Welcome to a new year on the Hill

The year that many thought would never arrive is here: The 2020-2021 academic year officially begins with the first day of class on August 24. Let’s celebrate together.

Below you’ll find a link to the Opening Convocation ceremony. It marks the official start of the year and symbolizes a joint commitment to teaching and learning in the days ahead.

Welcome. Let’s work hard, laugh often—and stay safe—here on the Hill.

 

“God of Grace and God of Glory” by Music students – 2:16
Recognition of Seniors – 3:36
Introduction of First-Year Class – 6:15
SGA Welcome – 8:47
Address by Dr. Mark Yates—11:09
Citations Recognition – 16:04
The Alma Mater – 21:46

 


Susanna-Baxter-in-Pink.jpgI extend to you a heartfelt greeting as we begin this most unique academic year. To the faculty, staff, students— and especially members of the Class of 2021 and Class of 2024—I bid you welcome to LaGrange College.

To our new students, please know that the LaGrange College family is excited you are here. While you may have a flurry of emotions from joyfulness to intimidation, know that you are a vital member of this community and we are all here to assist you.

To the Class of 2021, I imagine you also have a range of emotions swirling inside your minds: excitement for your senior year to begin and sadness that it will not be exactly like your other years on this beautiful campus.

LaGrange College is committed to our liberal arts programs, rooted in the Wesleyan tradition, and we are committed to you, our students. Each one of you. You honor us with your presence, and we celebrate tonight the heritage of LaGrange College and your part in that story.

There is no doubt this year will be unlike any year we could have ever dreamed. As we gather together for Opening Convocation, a significant event marking the beginning of the academic year, we note that this year is indeed different in many ways. Our world is crying out for healing, compassion and persons of moral courage to challenge, question and solve those things that afflict us and the communities in which we live.

Today we reflect on this need and pledge ourselves to learn, discern and reflect alongside each other—faculty with students, students with peers, all of us on the Hill pledging to travel this transformational path together.

I look forward to walking with you on this journey.

Dr. Susanna L. Baxter
President


WELCOME
Karen Aubrey, Vice President for Academic Affairs

*INVOCATION
Adam Roberts,
Chaplain and Director of Spiritual Life

*HYMN: God of Grace and God of Glory, Fosdick/Hughes
Soprano – Simmerly Hardage; Alto – Olivia White; Tenor – Carter White; Bass – Kelton Hunt;
Piano/Organ – Ken Passmore; 
Producer – Jason Hernandez

God of grace and God of glory, on thy people pour thy power;
Crown thine ancient church’s story; bring her bud to glorious flower.
Grant us wisdom, grant us courage, for the facing of this hour,
for the facing of this hour.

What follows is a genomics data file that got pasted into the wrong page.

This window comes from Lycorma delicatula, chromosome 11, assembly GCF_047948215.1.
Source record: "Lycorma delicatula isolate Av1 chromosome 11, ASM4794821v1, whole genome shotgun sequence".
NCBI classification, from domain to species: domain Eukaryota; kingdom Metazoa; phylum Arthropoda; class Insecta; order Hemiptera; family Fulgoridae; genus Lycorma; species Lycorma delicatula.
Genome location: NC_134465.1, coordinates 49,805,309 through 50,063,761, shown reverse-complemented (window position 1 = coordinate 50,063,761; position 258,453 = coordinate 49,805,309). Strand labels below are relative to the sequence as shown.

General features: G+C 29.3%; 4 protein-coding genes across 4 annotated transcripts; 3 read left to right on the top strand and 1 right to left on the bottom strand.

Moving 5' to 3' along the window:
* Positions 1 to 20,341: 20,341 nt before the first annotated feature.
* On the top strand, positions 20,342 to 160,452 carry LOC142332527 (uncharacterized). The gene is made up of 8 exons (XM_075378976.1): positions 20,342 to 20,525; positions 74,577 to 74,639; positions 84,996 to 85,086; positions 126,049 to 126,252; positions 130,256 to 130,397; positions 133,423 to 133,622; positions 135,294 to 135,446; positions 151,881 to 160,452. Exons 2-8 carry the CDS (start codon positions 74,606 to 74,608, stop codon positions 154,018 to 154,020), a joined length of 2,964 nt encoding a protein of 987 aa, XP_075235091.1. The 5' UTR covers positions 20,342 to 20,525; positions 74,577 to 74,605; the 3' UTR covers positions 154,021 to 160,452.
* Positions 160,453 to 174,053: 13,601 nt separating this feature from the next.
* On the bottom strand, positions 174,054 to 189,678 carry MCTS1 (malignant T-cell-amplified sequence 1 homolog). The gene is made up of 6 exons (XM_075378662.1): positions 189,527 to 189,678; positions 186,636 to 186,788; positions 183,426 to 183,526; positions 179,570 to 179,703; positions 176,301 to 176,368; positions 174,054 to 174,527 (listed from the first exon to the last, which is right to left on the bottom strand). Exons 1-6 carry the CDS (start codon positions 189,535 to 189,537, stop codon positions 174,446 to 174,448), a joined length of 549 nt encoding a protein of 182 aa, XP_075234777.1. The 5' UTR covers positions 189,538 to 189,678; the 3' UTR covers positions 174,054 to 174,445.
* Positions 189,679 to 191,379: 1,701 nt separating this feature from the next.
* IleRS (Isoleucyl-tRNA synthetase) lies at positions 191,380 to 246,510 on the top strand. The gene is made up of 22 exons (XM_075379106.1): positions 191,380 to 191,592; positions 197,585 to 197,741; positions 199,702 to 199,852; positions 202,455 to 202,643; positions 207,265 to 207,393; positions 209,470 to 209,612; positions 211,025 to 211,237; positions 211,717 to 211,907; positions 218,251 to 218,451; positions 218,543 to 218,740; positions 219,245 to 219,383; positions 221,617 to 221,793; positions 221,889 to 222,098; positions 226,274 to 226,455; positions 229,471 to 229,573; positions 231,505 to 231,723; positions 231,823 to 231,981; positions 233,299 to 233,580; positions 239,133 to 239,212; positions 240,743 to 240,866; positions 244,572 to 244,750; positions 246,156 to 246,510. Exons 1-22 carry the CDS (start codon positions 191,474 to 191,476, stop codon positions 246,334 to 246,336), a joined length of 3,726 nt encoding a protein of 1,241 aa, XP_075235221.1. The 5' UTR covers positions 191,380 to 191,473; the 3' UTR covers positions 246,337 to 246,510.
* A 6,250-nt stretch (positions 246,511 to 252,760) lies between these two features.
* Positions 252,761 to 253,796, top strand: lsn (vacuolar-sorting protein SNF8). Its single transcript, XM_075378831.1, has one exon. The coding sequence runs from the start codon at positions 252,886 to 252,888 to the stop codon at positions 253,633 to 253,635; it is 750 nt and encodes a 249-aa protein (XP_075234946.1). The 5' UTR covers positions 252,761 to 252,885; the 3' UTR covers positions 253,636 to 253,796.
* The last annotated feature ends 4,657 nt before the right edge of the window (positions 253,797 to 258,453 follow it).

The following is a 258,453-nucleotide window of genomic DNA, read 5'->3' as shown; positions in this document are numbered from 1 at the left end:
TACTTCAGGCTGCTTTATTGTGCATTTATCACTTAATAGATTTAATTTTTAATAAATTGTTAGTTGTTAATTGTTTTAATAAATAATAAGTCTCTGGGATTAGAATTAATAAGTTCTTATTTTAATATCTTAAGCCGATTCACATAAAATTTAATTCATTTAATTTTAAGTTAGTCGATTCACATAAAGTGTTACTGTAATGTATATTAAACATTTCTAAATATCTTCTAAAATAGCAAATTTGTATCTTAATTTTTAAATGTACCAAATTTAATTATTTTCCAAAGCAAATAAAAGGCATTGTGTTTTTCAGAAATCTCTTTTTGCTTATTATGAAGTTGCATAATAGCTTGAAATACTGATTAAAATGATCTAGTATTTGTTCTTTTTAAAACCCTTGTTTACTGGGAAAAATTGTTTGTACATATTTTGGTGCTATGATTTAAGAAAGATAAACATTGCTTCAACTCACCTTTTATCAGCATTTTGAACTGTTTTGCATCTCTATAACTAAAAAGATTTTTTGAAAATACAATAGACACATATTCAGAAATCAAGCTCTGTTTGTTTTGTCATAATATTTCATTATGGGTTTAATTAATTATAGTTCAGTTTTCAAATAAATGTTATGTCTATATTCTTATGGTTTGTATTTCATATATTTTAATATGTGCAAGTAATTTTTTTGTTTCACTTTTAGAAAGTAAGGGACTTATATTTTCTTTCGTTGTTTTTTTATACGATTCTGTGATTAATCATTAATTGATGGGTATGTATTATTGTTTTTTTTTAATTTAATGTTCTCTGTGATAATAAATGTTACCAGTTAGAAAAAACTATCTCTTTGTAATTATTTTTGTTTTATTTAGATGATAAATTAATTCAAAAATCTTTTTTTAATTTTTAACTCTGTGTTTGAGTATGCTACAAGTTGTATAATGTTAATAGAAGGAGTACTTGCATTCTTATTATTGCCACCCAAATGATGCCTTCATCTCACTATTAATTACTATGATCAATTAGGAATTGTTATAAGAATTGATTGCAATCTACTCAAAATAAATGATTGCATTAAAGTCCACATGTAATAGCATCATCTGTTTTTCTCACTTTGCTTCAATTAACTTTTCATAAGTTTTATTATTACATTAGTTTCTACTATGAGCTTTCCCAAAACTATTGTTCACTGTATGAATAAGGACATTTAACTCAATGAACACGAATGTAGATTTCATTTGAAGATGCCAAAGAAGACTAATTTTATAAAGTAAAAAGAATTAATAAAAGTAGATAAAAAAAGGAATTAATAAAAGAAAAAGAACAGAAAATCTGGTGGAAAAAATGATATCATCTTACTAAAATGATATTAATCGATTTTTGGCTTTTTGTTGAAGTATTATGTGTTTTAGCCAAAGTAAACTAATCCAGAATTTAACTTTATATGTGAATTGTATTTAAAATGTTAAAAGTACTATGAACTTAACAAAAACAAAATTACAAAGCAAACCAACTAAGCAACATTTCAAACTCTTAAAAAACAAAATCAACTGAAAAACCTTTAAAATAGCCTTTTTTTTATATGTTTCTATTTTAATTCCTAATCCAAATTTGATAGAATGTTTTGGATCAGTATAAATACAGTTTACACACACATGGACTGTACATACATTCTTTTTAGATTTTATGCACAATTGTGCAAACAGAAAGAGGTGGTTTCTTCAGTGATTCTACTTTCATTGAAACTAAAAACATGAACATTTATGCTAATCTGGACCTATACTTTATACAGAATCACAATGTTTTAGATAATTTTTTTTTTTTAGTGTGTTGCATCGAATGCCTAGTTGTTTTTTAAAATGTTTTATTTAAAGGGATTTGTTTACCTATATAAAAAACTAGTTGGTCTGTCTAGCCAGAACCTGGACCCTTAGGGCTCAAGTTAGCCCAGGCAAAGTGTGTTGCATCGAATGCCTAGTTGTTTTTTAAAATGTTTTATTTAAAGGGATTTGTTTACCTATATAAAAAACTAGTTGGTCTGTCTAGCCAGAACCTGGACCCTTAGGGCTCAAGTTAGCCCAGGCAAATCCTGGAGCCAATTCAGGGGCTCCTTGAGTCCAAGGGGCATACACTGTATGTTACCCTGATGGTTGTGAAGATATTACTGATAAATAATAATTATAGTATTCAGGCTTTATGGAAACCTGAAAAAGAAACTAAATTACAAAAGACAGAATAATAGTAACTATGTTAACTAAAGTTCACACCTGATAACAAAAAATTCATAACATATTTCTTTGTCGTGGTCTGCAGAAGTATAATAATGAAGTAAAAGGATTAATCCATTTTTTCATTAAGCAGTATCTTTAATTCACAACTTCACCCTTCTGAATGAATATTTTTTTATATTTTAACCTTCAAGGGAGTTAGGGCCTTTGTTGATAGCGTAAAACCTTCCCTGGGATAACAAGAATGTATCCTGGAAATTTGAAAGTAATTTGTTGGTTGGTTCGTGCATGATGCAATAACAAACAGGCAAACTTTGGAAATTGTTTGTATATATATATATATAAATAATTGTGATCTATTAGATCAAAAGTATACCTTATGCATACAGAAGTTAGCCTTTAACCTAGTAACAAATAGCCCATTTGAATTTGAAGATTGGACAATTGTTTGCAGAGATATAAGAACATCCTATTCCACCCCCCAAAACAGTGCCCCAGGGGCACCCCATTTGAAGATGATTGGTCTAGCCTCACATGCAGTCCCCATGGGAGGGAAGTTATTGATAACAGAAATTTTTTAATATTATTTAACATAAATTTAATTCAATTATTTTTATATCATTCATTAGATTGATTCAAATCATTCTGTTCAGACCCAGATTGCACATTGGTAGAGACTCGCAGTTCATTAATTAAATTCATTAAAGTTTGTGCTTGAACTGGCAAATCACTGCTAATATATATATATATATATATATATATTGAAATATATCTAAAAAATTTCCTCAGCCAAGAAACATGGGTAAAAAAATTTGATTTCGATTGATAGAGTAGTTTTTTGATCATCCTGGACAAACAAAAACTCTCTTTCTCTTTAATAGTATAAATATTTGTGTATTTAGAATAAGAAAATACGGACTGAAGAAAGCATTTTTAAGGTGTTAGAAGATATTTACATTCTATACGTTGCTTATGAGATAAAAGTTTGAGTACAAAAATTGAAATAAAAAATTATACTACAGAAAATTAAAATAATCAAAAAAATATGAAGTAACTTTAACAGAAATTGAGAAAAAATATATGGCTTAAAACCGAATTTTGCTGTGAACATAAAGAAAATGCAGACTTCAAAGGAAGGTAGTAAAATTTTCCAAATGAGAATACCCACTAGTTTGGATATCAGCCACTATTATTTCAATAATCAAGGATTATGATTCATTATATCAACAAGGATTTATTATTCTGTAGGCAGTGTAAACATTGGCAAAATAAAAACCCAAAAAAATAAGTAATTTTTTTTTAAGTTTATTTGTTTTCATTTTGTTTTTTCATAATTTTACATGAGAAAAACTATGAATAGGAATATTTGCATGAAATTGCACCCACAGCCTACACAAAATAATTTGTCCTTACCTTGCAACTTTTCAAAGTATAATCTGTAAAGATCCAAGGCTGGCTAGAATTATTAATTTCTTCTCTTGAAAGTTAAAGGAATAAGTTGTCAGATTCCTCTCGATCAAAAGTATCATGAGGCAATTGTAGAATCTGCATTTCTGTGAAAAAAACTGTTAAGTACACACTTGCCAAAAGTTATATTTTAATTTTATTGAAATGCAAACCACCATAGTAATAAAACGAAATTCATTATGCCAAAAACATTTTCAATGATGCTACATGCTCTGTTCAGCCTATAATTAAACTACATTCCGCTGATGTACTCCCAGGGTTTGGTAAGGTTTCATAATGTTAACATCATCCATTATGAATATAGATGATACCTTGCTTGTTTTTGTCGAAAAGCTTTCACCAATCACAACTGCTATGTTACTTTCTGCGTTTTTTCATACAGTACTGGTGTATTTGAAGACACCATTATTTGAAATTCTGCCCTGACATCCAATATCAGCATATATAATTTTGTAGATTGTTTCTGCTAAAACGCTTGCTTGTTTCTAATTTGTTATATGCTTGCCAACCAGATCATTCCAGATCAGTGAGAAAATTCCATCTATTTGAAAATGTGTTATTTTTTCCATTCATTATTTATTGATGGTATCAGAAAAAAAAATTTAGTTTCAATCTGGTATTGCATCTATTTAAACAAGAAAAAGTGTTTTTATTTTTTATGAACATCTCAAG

Lo! The hosts of evil round us scorn thy Christ, assail his ways!
Fears and doubts too long have bound us; free our hearts to work and praise.
Grant us wisdom, grant us courage, for the living of these days,
for the living of these days.

Cure thy children’s warring madness, bend our pride to thy control;
Shame our wanton, selfish gladness, rich in things and poor in soul.
Grant us wisdom, grant us courage, lest we miss thy kingdom’s goal,
lest we miss thy kingdom’s goal.

Save us from weak resignation to the evils we deplore;
Let the search for thy salvation be our glory evermore.
Grant us wisdom, grant us courage, serving thee whom we adore,
serving thee whom we adore.


RECOGNITION OF SENIORS
Karen Aubrey, Vice President of Academic Affairs

INTRODUCTION OF FIRST-YEAR CLASS TO THE COLLEGE
Justin Thurman and Linda McMullen

WELCOME TO FIRST-YEAR STUDENTS
Porter Law, President, Student Government Association

INTRODUCTION OF SPEAKER
Susanna Baxter, President, LaGrange College

ADDRESS
Mark Yates
Recipient of the 2019-2020 GBHEM and Hines Teaching Awards
Associate Professor of Biology

RECOGNITION OF CITATIONS
Christi Hu,
Associate Professor of Psychology; Program Coordinator, Psychological Science; Director of Undergraduate Research

PRAYER FOR THE COLLEGE YEAR AND BENEDICTION
Adam Roberts, Chaplain and Director of Spiritual Life

*THE ALMA MATERDolly J. House 1915
Vocal – Simmerly Hardage; Piano – Jason Hernandez; Arr./Producer – Jason Hernandez

Hail to thee, our Alma Mater,
Guardian of our days;
For thy spirit never failing
We will sing thy praise.
High aloft we hold thy banner,
Ever loyal true;
And to thee, our Alma Mater,
We our pledge renew.

In thy mighty groves of learning
Wisdom’s path we’ve sought;
High upon thy lofty hilltop
Visions have been wrought.
From our hearts we sing the chorus
Time shall never change.
Hail to thee, our Alma Mater,
Hail to thee, LaGrange.

 


MARK YATES

Dr. Yates the recipient of the 2019-2020 GBHEM and the Hines Teaching Awards, which recognizes an outstanding faculty member who demonstrates strong academic skills in the classroom and provides leadership and support in other areas of campus life. The recipients are faculty who nurture an academic climate which fosters good teaching and leadership to enhance the campus community.

 

ACADEMIC REGALIA

The word “academic” applies to activities related to a body of people banded together in scholarly, scientific and artistic effort. It gets its name from a place in Athens where Plato met his students. The place was named for Academus, a hero of the Trojan War.